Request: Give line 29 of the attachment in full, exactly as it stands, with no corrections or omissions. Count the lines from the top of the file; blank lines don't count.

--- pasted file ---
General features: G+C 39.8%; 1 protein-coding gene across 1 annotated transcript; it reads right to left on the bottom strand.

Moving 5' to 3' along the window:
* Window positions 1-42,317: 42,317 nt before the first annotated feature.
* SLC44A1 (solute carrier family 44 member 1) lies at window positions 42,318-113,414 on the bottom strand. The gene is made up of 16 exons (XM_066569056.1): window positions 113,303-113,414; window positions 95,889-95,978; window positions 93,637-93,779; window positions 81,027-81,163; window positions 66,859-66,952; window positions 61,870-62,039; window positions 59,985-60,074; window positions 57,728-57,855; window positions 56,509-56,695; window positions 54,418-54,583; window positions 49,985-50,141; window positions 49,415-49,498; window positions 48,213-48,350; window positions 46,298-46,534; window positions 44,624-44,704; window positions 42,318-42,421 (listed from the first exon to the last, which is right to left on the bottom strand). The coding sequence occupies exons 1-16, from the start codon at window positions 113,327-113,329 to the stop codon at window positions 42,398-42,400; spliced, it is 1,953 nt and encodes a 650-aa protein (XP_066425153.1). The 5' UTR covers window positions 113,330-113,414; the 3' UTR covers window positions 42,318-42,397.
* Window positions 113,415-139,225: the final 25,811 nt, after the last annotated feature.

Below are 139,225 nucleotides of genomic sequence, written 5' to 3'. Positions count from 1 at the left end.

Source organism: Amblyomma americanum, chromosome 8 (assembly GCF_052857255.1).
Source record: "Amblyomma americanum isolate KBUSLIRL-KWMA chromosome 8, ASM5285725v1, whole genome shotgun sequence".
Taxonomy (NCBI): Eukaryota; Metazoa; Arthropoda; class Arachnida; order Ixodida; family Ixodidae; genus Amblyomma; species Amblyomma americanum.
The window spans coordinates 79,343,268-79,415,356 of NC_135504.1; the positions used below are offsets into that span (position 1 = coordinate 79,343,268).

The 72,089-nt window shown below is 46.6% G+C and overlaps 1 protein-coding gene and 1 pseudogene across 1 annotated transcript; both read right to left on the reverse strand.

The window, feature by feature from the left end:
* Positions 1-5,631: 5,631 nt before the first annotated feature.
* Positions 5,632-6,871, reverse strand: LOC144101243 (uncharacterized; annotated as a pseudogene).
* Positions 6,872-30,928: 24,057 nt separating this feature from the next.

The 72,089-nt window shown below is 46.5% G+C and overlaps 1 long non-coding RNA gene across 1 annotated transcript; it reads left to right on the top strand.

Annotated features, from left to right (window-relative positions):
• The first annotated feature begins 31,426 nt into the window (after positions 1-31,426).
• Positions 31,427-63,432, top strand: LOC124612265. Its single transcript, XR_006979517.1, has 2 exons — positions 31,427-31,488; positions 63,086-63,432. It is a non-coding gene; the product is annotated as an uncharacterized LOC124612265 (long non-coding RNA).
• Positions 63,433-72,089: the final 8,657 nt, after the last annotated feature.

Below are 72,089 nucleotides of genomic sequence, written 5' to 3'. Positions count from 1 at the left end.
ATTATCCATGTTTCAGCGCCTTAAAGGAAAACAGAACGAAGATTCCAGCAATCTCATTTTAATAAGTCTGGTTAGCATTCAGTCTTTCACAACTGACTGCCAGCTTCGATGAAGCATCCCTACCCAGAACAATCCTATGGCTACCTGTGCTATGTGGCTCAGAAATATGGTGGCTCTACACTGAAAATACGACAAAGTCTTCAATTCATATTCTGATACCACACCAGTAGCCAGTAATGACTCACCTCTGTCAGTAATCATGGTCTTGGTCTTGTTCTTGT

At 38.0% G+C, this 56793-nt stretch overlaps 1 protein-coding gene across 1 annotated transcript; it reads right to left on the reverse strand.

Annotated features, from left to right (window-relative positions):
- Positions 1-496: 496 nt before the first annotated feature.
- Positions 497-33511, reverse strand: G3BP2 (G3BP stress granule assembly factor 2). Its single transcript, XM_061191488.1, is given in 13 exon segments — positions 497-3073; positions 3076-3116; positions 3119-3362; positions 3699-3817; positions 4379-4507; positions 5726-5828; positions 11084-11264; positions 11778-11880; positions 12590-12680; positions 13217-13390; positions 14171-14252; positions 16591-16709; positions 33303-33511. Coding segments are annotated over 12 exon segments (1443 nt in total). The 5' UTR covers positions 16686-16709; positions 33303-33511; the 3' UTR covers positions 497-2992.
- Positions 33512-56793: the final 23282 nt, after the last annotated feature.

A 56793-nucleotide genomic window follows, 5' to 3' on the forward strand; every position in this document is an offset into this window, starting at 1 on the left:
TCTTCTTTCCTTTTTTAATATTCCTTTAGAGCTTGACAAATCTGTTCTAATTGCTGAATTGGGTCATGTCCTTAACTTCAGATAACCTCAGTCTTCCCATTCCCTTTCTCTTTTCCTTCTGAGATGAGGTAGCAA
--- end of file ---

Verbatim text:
TCTTCTTTCCTTTTTTAATATTCCTTTAGAGCTTGACAAATCTGTTCTAATTGCTGAATTGGGTCATGTCCTTAACTTCAGATAACCTCAGTCTTCCCATTCCCTTTCTCTTTTCCTTCTGAGATGAGGTAGCAA